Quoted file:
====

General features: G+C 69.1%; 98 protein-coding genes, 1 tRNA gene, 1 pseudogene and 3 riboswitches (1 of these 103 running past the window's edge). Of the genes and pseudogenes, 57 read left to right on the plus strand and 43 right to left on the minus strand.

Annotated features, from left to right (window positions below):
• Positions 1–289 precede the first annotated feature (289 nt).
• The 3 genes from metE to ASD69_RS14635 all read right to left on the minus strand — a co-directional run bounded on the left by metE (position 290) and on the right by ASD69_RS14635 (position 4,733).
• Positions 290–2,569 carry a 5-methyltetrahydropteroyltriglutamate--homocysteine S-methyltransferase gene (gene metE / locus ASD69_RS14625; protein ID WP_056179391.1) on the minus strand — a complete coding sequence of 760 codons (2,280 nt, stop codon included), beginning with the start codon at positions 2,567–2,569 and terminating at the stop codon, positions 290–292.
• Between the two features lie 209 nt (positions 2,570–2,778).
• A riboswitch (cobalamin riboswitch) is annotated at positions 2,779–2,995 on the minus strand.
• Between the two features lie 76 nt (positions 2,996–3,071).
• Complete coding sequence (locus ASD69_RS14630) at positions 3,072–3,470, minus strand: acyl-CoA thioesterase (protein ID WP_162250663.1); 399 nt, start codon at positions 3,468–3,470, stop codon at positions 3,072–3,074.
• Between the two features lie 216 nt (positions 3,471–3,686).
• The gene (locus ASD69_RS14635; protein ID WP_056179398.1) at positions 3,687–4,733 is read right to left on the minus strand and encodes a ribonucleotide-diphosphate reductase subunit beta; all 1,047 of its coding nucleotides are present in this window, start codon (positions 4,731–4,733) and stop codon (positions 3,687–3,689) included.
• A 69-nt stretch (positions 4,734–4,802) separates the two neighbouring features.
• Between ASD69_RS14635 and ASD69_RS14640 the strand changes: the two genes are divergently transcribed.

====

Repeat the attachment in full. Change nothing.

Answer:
General features: G+C 69.1%; 98 protein-coding genes, 1 tRNA gene, 1 pseudogene and 3 riboswitches (1 of these 103 running past the window's edge). Of the genes and pseudogenes, 57 read left to right on the plus strand and 43 right to left on the minus strand.

Annotated features, from left to right (window positions below):
• Positions 1–289 precede the first annotated feature (289 nt).
• The 3 genes from metE to ASD69_RS14635 all read right to left on the minus strand — a co-directional run bounded on the left by metE (position 290) and on the right by ASD69_RS14635 (position 4,733).
• Positions 290–2,569 carry a 5-methyltetrahydropteroyltriglutamate--homocysteine S-methyltransferase gene (gene metE / locus ASD69_RS14625; protein ID WP_056179391.1) on the minus strand — a complete coding sequence of 760 codons (2,280 nt, stop codon included), beginning with the start codon at positions 2,567–2,569 and terminating at the stop codon, positions 290–292.
• Between the two features lie 209 nt (positions 2,570–2,778).
• A riboswitch (cobalamin riboswitch) is annotated at positions 2,779–2,995 on the minus strand.
• Between the two features lie 76 nt (positions 2,996–3,071).
• Complete coding sequence (locus ASD69_RS14630) at positions 3,072–3,470, minus strand: acyl-CoA thioesterase (protein ID WP_162250663.1); 399 nt, start codon at positions 3,468–3,470, stop codon at positions 3,072–3,074.
• Between the two features lie 216 nt (positions 3,471–3,686).
• The gene (locus ASD69_RS14635; protein ID WP_056179398.1) at positions 3,687–4,733 is read right to left on the minus strand and encodes a ribonucleotide-diphosphate reductase subunit beta; all 1,047 of its coding nucleotides are present in this window, start codon (positions 4,731–4,733) and stop codon (positions 3,687–3,689) included.
• A 69-nt stretch (positions 4,734–4,802) separates the two neighbouring features.
• Between ASD69_RS14635 and ASD69_RS14640 the strand changes: the two genes are divergently transcribed.